‘Zoom fatigue’ hits as lack of human interaction causes loneliness and isolation
World conference later this year to dissect Covid-19’s impact on human interaction and mental health
Lack of human interaction during the Covid-19 pandemic has brought about isolation and loneliness for many, particularly those who are working from home and staying at home to avoid public spaces and crowds.
It is against this backdrop that SA will, towards the end of this year, host a conference that will bring together world experts in the field of human and social interaction to address how humans, despite the restrictions of lockdowns, can find a meaningful way to interact with one another and how they can deal with their fears and insecurities during this time of uncertainty.
The conference will be hosted by Imago Africa, a community of Imago practitioners, in partnership with North West University and the Family and Marriage Society of SA (Famsa), will be held virtually between September 30 and October 3. It will be based around the science of human connections, which deals with how the natural and social sciences tell us who we are as human beings, what prevents individuals from relating to one another and how this interpersonal crisis of connection can lead to civic disengagement.
There is also strong evidence that the loss of social connection and meaningful relationships can lead to serious mental health problems.
Key topics to be discussed at the conference include how to deal with interpersonal conflict in intimate relationships, integrating body, mind and relational connection, collective trauma and healing in post-apartheid SA and relational research methods and latest developments in relational dynamics.
One of the country’s business executives, Mark Barnes, has warned that the lack of human interactions during the pandemic and the fatigue of virtual meetings and working from home is starting to take a toll on many South Africa and is negatively affecting efficiency and productivity for some.
Barnes, founder of the investment firm Purple Group and former CEO of the SA Post Office, said with somewhat glacial progress in the vaccine rollout, citizens are having to do what they can to protect themselves from the coronavirus.
This means more virtual meetings and what many local and international experts and commentators are calling “Zoom fatigue”.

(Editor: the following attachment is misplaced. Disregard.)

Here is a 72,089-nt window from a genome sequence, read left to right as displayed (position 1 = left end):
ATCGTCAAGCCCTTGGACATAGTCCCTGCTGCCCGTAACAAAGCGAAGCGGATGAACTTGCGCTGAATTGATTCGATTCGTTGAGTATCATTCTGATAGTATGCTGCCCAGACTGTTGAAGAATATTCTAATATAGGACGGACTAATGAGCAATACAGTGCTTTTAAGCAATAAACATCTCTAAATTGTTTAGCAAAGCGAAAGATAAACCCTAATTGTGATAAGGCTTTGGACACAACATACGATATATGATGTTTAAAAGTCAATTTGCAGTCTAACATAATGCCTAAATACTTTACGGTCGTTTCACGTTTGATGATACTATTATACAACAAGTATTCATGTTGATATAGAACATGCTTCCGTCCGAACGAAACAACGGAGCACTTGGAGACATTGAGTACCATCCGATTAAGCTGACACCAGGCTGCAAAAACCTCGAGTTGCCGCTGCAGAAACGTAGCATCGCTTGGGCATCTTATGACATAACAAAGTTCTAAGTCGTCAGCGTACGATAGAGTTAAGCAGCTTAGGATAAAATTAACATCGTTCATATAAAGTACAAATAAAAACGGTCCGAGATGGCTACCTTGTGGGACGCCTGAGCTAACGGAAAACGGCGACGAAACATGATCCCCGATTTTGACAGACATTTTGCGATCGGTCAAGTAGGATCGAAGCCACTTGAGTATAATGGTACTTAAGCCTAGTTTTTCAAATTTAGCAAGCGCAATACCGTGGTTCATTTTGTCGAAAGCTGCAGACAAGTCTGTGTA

“It’s been one of the biggest gripes among employees in organisations across the world. In countries where most citizens have been vaccinated against the virus, the move back to the office is well on its way,” he said.
Zoom fatigue is only one of the problems to come with working from home. Efficiency, productivity and social cues are also taking a hit.
Barnes said while working from home had many benefits, including not sitting in traffic daily, there are also several disadvantages, “notably that as social beings, people can no longer interact meaningfully”.
He said there is a definite shift in ways of working, including working longer hours.
“You’re constantly in demand and working longer hours than ever before. This is an invasive alternative to social interaction. We are in back-to-back meetings, there’s no time for lunch, no drinks after work or gathering for coffee.”
Barnes said it’s difficult to connect in the new virtual office space: “You can’t see social cues like hand gestures or read body language. These are all important critical parts of communication within organisations.
“Talking to a flat screen is nowhere near as interactive as seeing people in a room and getting a feel for the room one-on-one. The sum of screens is not the sum of individuals,” said Barnes, debunking the perception that employees showing up virtually “are as engaged as meeting and collaborating in person”.
Barnes was critical of the generalised view that technology is improving ways of working and positively enabling the new work from home trend.
“We think technology is making our lives easier but there is a two-way invasiveness about technology. We are not using technology: technology is using us.”
While the hybrid model is often suggested as an option, he said there are challenges with this model too as offices are often deserted during the pandemic.
“The current quiet of the office is disarming and unsettling. People are in defined spaces, and we are aware of our space and the distance between us. Those things are not pleasant. We are naturally social beings. We like being with each other, shaking hands, kissing, saying howzit. We are missing that.”
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